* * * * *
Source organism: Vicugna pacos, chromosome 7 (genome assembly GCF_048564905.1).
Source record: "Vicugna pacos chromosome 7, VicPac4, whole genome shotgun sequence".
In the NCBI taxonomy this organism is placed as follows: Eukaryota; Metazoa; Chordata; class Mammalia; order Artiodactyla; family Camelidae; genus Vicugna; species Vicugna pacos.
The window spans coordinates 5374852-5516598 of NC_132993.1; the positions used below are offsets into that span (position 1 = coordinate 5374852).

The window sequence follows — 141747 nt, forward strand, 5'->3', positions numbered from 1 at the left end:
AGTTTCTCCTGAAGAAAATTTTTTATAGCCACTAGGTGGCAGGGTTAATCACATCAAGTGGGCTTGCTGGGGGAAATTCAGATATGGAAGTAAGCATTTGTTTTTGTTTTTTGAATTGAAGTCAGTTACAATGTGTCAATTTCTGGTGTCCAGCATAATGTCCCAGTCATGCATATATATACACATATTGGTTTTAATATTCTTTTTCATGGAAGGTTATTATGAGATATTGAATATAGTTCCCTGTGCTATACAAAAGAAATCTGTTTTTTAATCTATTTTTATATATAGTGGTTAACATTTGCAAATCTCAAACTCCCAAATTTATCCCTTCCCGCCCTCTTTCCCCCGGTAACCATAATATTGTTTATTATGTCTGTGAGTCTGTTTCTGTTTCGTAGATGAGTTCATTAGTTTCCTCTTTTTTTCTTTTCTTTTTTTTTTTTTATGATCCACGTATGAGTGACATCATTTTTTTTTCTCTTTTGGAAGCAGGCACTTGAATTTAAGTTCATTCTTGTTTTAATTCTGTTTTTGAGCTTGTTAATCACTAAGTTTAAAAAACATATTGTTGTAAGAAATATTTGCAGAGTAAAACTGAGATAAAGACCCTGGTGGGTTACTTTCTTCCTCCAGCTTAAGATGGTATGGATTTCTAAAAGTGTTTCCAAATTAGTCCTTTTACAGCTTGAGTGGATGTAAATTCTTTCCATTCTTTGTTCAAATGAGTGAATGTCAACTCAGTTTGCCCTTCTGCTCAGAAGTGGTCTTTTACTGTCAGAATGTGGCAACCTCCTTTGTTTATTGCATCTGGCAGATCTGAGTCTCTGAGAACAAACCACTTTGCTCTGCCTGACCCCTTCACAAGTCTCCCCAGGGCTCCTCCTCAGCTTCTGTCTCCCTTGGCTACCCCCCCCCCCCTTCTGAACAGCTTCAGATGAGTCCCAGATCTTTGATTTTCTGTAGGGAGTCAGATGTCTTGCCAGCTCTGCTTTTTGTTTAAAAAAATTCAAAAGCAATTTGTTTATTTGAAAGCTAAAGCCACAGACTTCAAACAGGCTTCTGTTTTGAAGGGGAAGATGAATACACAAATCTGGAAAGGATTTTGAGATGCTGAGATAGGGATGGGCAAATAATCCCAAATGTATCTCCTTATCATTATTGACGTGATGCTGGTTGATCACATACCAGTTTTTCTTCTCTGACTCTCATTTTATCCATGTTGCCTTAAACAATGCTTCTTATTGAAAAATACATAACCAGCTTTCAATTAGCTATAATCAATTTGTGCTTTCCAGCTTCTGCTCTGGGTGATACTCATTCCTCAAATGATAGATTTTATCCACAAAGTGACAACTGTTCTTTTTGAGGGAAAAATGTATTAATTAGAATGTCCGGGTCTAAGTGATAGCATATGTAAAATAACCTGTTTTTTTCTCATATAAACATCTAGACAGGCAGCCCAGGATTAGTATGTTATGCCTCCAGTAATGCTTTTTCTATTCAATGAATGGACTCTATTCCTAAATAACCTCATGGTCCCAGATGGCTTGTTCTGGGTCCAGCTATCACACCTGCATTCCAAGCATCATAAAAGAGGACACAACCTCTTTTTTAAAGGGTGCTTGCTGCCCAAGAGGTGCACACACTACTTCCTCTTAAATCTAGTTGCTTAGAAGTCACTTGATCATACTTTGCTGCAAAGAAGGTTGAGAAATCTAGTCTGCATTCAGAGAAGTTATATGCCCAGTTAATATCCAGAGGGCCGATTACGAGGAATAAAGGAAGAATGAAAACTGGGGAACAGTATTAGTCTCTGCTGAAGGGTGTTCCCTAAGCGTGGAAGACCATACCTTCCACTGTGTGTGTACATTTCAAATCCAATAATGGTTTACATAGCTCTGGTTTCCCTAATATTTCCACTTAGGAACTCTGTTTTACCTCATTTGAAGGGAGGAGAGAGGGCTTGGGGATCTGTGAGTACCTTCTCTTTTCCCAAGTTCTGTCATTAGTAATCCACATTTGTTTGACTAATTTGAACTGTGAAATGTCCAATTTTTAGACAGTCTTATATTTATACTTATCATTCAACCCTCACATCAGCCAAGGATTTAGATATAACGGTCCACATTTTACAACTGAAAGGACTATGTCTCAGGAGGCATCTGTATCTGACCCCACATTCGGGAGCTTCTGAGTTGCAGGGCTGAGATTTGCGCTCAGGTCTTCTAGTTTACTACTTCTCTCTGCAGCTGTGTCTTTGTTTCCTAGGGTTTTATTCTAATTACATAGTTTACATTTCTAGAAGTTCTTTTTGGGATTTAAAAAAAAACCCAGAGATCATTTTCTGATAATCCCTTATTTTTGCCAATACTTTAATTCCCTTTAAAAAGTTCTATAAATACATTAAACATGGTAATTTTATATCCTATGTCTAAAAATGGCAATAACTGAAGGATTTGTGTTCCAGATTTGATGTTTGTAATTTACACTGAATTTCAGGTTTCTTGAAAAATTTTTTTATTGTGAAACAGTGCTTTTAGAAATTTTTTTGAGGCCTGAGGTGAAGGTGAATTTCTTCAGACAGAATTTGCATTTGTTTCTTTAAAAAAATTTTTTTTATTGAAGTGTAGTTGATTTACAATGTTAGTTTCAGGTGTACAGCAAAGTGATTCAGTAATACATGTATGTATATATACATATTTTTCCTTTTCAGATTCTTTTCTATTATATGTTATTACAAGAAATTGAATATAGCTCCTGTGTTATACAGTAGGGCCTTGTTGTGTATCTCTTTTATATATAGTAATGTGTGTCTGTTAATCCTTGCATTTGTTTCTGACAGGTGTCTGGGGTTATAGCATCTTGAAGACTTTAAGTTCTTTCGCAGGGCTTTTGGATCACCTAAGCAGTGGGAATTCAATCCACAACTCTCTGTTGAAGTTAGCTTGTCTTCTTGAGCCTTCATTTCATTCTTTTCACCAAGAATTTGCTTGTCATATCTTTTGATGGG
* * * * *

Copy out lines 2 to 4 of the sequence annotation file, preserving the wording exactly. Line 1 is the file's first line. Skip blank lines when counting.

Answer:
Source record: "Vicugna pacos chromosome 7, VicPac4, whole genome shotgun sequence".
In the NCBI taxonomy this organism is placed as follows: Eukaryota; Metazoa; Chordata; class Mammalia; order Artiodactyla; family Camelidae; genus Vicugna; species Vicugna pacos.
The window spans coordinates 5374852-5516598 of NC_132993.1; the positions used below are offsets into that span (position 1 = coordinate 5374852).